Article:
The carved stone depicts a man standing side on and carrying a round shield and a shaft. According to the researchers, the discovery dates from around 1,000-years-ago and is unlike any of the other carved stones found at Govan Old.
According to a press statement by the University of Glasgow: “The Govan Warrior is unique within the existing collection due to its stylistic characteristics, which has drawn parallels with Pictish art and carvings from the Isle of Man. Unlike the other stones in the Govan collection, whose chunky style of carving is so distinctive that it has been described as a school of carving in its own right (the ‘Govan School’), the Govan Warrior is lightly incised, which may bring parallels with famous Pictish stones like the Rhynie Man from Aberdeenshire.”
Professor Stephen Driscoll said: “It’s a style that makes us think both about the Pictish world and also about the Isle of Man and it’s interesting that we are halfway between these two places. Govan is the ideal place for these two artistic traditions or styles to come together.”
Header Image Credit : Govan Heritage Trust
Iron Age port discovered on Baltic Sea island of Gotska Sandön
An excavation project, in collaboration with archaeologists from Södertörn University, Uppsala University’s Campus Gotland, Gotland Museum, and the Swedish National Heritage Board, has led to the discovery of an Iron Age port on Gotska Sandön.
Gotska Sandön is an island and national park in Sweden’s Gotland County, situated 24 miles north of Faro in the Baltic Sea.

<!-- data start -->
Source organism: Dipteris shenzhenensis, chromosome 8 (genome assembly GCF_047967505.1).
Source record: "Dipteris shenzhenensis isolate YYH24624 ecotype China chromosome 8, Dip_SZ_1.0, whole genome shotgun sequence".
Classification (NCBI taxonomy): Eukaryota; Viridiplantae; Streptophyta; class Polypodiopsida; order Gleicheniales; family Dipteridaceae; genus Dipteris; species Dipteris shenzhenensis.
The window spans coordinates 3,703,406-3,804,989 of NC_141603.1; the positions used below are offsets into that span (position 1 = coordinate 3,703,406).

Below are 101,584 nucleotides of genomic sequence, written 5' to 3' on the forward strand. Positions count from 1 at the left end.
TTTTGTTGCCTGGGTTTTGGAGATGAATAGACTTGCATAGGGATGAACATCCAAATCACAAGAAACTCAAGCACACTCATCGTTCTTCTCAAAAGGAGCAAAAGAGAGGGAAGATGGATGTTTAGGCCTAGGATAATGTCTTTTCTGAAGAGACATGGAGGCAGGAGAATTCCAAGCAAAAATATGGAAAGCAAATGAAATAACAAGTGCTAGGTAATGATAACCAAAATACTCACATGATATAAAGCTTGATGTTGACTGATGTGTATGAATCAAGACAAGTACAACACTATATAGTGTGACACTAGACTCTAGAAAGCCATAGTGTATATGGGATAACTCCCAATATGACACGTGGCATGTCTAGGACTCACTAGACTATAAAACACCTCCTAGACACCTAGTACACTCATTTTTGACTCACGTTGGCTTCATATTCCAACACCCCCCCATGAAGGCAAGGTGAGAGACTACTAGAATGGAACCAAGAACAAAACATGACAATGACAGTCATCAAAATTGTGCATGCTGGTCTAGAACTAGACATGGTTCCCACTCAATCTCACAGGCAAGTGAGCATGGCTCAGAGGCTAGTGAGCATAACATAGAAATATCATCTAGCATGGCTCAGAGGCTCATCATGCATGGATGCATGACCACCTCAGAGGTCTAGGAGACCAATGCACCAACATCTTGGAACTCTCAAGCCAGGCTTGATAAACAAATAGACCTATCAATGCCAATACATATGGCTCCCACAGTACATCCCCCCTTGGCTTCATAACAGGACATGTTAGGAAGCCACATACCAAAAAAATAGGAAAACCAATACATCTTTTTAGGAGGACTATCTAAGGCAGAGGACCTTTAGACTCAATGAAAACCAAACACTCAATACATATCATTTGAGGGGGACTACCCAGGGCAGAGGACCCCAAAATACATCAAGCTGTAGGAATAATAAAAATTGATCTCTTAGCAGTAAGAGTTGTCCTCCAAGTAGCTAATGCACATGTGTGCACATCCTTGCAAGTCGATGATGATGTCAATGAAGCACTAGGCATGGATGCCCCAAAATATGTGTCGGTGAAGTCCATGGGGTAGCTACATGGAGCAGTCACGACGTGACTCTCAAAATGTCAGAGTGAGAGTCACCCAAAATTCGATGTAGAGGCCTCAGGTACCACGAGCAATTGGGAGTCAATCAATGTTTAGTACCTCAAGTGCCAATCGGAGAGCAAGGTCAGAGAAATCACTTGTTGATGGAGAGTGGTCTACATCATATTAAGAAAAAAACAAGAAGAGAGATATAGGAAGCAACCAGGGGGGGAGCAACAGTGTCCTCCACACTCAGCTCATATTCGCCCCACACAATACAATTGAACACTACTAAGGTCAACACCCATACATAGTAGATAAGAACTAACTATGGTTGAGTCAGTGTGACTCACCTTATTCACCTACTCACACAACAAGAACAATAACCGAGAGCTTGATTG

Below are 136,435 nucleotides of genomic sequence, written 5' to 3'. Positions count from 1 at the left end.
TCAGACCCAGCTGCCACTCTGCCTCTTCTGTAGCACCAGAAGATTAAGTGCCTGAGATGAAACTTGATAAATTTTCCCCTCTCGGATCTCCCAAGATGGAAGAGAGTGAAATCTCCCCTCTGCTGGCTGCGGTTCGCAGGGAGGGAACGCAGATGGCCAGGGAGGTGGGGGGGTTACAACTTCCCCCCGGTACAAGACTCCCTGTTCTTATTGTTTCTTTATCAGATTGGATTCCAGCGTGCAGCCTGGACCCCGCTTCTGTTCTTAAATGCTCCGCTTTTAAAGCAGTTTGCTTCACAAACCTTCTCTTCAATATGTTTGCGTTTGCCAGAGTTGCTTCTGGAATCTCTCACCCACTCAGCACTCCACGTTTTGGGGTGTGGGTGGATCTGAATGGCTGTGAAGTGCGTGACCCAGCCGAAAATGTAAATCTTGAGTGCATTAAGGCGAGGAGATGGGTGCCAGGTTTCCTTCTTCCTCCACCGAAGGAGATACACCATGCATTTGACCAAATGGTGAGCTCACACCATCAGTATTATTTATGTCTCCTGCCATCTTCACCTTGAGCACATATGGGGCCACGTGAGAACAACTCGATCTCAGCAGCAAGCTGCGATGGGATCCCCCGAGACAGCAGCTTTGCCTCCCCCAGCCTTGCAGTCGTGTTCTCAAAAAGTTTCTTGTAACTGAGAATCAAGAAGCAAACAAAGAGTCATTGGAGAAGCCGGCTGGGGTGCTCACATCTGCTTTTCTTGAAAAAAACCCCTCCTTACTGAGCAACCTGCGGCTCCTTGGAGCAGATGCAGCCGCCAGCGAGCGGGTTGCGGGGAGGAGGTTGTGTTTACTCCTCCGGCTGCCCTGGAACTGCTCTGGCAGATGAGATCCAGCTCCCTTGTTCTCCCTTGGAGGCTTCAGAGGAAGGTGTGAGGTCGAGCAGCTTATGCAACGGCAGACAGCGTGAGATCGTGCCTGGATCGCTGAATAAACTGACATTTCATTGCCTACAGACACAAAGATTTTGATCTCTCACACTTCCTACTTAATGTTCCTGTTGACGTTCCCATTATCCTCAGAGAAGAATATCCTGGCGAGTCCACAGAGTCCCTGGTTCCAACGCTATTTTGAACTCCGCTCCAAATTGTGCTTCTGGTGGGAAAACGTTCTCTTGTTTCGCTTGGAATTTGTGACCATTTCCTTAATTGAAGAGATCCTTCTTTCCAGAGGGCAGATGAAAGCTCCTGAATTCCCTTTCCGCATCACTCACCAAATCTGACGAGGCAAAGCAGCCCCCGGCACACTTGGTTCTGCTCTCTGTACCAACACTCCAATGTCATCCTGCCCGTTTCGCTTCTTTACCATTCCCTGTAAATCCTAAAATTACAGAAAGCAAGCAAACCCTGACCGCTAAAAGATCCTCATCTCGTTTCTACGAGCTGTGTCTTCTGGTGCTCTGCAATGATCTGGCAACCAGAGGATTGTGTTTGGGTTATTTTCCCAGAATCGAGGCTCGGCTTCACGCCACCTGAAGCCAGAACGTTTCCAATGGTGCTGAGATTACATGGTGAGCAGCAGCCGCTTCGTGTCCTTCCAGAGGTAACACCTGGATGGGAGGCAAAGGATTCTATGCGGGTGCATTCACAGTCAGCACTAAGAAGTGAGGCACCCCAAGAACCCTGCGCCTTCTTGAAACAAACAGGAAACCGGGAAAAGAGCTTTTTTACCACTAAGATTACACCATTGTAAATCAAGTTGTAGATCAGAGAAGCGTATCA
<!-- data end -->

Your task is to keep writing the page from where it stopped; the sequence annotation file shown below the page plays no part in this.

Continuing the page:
Earlier in 2023, archaeologists found two 2,000-year-old Roman coins on one of the island’s beaches. Both coins are made of silver, with one coin dating from AD 98-117 during the reign of Emperor Trajan, and the other coin dating from AD 138-161 during the reign of Emperor Antoninus Pius
In the latest excavations, archaeologists have now discovered evidence of twenty hearths on the same beach as the Roman coins discovery.
According to Johan Rönnby, a professor of marine archaeology at Södertörn University, the site is an Iron Age port, not in the sense of quays we imply in the modern era, but instead a place where Iron Age people regularly landed their boats and formed an encampment.
Although the purpose of the encampment is speculated, the researchers suggest that it may have been linked to an emerging seal hunting industry.
“Seal hunters may have come from the island of Gotland and landed on Sandön to boil seal blubber. This could have been what the hearths were used for, but we don’t yet know – there may be other reasons why the site looks like it does, such as it being a trading post,” said Rönnby.
Excavations and carbon-14 dating of one of the hearths has indicated that they also date from 2,000-years-ago, suggesting a possible link between the encampment and the Roman coins.
Header Image Credit : idw